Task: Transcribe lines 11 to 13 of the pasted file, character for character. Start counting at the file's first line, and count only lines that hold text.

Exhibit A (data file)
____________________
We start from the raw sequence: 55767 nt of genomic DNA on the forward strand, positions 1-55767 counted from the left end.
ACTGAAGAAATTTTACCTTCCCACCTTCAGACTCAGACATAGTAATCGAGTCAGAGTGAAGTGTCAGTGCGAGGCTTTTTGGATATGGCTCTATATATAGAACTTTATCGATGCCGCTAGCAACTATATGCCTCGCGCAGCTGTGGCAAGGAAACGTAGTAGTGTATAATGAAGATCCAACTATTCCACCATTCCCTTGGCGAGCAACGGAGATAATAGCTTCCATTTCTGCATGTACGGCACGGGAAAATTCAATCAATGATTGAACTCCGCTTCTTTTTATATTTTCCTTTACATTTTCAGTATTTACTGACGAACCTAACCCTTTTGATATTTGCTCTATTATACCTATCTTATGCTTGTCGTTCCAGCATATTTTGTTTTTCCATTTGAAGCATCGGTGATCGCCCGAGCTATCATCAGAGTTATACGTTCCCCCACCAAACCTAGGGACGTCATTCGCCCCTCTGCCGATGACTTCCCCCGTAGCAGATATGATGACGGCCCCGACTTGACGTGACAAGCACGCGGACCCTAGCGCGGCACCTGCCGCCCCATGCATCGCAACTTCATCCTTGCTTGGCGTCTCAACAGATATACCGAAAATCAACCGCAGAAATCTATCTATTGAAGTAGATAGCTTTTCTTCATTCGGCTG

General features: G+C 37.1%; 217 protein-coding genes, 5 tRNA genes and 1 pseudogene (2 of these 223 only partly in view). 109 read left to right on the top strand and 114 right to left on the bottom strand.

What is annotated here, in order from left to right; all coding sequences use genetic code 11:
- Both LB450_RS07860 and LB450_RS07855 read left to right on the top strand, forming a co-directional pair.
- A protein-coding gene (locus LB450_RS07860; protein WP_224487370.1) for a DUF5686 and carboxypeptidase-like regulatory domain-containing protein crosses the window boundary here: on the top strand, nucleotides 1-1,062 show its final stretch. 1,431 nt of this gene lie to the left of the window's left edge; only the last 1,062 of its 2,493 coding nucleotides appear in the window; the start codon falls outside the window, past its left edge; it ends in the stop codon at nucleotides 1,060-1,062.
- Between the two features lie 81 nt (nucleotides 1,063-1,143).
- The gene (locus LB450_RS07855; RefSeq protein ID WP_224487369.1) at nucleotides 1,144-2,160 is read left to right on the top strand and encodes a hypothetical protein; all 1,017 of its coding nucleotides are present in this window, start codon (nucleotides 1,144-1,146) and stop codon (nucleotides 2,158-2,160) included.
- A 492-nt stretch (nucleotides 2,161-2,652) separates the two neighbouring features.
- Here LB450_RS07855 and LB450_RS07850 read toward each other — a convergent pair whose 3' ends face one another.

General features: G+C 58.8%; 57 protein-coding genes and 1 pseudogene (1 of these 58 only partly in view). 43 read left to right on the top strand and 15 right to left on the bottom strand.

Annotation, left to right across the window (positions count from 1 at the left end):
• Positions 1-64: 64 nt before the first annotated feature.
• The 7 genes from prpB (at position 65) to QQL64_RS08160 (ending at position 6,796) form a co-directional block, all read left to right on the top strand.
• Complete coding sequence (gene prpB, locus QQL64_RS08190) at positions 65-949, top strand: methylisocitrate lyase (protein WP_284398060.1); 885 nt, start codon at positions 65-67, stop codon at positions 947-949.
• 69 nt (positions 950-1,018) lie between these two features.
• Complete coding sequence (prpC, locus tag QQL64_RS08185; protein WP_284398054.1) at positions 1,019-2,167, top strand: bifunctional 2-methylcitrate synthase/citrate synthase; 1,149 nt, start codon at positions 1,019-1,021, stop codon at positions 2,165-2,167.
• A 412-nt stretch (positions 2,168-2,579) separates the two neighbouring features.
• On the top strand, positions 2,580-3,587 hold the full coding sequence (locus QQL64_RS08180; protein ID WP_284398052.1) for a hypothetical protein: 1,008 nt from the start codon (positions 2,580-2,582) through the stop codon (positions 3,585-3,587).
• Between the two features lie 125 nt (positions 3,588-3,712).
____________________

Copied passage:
General features: G+C 58.8%; 57 protein-coding genes and 1 pseudogene (1 of these 58 only partly in view). 43 read left to right on the top strand and 15 right to left on the bottom strand.

Annotation, left to right across the window (positions count from 1 at the left end):
• Positions 1-64: 64 nt before the first annotated feature.